As the end credits for this film rolled, I said to my viewing companion, "It's films like this that remind you what utter crap most of the big-name pictures that the majors churn out these days are." Even if one of the big-studio execs had the guts to green-light a project like MR. SMITH GETS A HUSTLER, the star casting, phony gloss, cookie-cutter direction and inevitable contrived ending would have ruined it. This gritty little movie lacks all of those "attributes," I'm happy to say, and is all the better for it.
MR. SMITH is not for those with, shall we say, delicate sensibilities. It is not a docu-drama on the world of male hustlers or a study of the psyches of its denizens, and the reality of the lives of those who rent their bodies out in the Big Apple is irrelevant to the plot. Matthew Swan's script establishes a shadowy world on the fringes of what we call "society," and tells, in a simple but compelling manner, the story of how a particular set of circumstances impacts the lives of a half-dozen of its inhabitants.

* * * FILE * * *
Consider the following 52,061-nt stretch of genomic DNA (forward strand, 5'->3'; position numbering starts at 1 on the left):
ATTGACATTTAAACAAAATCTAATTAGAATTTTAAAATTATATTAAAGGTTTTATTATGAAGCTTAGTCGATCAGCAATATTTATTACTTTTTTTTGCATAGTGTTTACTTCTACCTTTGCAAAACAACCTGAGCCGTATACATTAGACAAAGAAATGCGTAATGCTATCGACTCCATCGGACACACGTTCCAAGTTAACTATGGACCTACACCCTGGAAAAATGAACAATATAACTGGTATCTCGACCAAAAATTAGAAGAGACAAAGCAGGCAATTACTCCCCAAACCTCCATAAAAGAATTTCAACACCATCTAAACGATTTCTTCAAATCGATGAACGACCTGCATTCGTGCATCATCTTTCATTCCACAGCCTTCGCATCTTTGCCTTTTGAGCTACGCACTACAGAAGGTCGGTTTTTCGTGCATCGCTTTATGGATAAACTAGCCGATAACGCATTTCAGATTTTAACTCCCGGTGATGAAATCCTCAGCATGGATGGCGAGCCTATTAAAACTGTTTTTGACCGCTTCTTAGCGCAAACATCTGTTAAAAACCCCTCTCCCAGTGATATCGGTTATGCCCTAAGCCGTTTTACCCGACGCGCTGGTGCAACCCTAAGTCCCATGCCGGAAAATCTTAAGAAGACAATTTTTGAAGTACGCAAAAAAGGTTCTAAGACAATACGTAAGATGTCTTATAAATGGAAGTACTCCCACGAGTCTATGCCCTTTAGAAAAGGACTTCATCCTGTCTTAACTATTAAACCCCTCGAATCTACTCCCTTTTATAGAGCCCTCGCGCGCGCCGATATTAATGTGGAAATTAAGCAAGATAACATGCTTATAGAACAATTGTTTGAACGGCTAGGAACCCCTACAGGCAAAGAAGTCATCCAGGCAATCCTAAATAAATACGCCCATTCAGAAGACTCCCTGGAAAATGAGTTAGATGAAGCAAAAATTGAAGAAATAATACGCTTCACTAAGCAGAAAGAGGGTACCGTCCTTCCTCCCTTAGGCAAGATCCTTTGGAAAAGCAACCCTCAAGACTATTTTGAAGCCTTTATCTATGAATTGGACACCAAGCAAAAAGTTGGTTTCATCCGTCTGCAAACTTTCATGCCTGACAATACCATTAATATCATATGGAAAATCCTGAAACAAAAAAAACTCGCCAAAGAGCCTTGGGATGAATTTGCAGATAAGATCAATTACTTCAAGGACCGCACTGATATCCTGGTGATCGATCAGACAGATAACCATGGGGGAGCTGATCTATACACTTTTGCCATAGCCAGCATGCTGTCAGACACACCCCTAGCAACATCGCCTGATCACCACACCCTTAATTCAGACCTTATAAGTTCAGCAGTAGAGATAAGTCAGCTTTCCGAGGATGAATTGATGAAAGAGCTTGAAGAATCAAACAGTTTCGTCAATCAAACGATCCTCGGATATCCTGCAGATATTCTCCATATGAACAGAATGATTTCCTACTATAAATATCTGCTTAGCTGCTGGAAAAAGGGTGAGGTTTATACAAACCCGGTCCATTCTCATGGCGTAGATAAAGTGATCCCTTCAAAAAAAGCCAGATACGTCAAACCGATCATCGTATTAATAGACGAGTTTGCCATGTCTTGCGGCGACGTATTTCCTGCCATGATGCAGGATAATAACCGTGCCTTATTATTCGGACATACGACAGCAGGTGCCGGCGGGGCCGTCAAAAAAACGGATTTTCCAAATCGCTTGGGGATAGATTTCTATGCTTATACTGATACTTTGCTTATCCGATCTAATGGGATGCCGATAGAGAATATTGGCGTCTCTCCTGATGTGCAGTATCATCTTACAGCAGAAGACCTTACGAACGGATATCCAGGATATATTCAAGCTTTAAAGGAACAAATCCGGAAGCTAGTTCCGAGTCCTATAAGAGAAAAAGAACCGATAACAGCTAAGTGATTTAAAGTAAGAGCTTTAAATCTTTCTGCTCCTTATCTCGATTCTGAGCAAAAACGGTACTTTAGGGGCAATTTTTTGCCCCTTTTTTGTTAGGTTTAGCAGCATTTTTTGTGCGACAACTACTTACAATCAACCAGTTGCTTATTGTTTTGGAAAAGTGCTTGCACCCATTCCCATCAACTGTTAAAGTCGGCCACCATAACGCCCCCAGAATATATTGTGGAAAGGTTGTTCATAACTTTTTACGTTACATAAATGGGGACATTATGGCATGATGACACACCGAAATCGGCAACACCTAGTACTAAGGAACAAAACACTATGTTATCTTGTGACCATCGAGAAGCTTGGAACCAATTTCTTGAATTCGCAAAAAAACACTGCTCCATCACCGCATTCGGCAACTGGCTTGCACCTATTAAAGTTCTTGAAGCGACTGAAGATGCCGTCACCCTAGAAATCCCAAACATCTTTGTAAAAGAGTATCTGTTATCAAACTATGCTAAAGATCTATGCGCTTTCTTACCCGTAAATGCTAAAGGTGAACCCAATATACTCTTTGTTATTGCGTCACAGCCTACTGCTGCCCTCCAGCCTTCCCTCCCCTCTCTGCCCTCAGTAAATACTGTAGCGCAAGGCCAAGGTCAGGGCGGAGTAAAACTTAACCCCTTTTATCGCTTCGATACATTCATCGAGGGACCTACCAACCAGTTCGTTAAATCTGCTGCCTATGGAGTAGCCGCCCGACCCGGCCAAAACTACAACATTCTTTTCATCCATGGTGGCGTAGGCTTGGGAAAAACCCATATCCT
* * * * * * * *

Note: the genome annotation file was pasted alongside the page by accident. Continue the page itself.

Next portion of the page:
The characters are complex and credible, as are the top-notch performances of all those portraying them, from the central ones (Alex Feldman as hustler Bobby and Larry Pine as the mysterious client Mr. Smith) to the peripherals (such as Jodie Baker as Sheila). Special praise is deserved by J.D. Williams as Abe, a "colleague" of Bobby's who finds himself in over his head.
Ian McCrudden's direction is spare in style and rich in character development, and the rough-edged production design and cinematography suit the story perfectly.
If you saw HARD EIGHT and liked it, give MR. SMITH a shot. I stumbled across this one, and I'm very glad I did.